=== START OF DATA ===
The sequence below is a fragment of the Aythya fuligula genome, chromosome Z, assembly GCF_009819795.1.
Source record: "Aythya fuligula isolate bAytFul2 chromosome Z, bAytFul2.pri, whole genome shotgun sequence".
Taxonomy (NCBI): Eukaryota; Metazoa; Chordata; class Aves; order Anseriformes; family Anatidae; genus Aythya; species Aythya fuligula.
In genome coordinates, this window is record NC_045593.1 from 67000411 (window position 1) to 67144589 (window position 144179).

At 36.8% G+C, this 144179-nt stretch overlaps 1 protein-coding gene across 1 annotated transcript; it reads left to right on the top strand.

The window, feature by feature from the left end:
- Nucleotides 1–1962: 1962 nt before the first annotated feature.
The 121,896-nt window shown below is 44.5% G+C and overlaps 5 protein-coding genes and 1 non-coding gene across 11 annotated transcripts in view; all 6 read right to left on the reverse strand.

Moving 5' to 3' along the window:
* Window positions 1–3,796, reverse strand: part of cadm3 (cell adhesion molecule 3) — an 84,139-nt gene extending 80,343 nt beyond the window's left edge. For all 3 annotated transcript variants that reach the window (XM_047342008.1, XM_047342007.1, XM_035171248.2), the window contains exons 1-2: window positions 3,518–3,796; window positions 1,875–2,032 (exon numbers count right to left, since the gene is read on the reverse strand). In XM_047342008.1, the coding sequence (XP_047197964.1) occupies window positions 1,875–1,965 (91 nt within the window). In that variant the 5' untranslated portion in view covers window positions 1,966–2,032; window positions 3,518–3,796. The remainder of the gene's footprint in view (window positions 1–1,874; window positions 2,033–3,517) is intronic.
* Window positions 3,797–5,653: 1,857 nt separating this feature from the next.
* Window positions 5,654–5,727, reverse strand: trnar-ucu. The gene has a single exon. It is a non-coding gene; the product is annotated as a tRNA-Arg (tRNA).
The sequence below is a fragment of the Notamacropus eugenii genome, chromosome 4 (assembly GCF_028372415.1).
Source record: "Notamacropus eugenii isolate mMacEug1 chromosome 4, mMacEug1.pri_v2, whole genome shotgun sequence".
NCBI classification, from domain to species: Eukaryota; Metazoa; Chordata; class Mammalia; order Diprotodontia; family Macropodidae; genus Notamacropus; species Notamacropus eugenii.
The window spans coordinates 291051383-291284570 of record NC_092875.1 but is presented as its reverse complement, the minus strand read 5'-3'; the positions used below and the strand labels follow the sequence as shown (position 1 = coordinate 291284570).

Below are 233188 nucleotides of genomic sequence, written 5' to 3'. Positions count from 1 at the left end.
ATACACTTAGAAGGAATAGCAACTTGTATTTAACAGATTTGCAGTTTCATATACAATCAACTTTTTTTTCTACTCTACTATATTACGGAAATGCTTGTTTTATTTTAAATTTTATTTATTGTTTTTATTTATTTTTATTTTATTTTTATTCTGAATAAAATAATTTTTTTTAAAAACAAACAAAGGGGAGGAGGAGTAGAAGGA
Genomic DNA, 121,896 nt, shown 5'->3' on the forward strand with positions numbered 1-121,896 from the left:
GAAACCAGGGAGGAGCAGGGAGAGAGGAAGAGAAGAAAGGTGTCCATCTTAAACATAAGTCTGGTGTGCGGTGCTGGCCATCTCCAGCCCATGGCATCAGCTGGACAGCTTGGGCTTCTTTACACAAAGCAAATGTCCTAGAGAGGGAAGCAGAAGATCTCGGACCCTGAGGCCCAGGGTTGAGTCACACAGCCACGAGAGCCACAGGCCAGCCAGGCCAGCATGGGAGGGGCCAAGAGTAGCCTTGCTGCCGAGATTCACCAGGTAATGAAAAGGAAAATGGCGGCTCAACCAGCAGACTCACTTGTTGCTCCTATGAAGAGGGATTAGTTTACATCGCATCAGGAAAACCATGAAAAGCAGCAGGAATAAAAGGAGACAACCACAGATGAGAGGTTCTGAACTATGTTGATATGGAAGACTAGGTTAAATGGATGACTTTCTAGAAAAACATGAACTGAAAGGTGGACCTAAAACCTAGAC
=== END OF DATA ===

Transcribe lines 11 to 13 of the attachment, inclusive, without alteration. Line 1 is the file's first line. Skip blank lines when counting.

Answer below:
* Window positions 3,797–5,653: 1,857 nt separating this feature from the next.
* Window positions 5,654–5,727, reverse strand: trnar-ucu. The gene has a single exon. It is a non-coding gene; the product is annotated as a tRNA-Arg (tRNA).
The sequence below is a fragment of the Notamacropus eugenii genome, chromosome 4 (assembly GCF_028372415.1).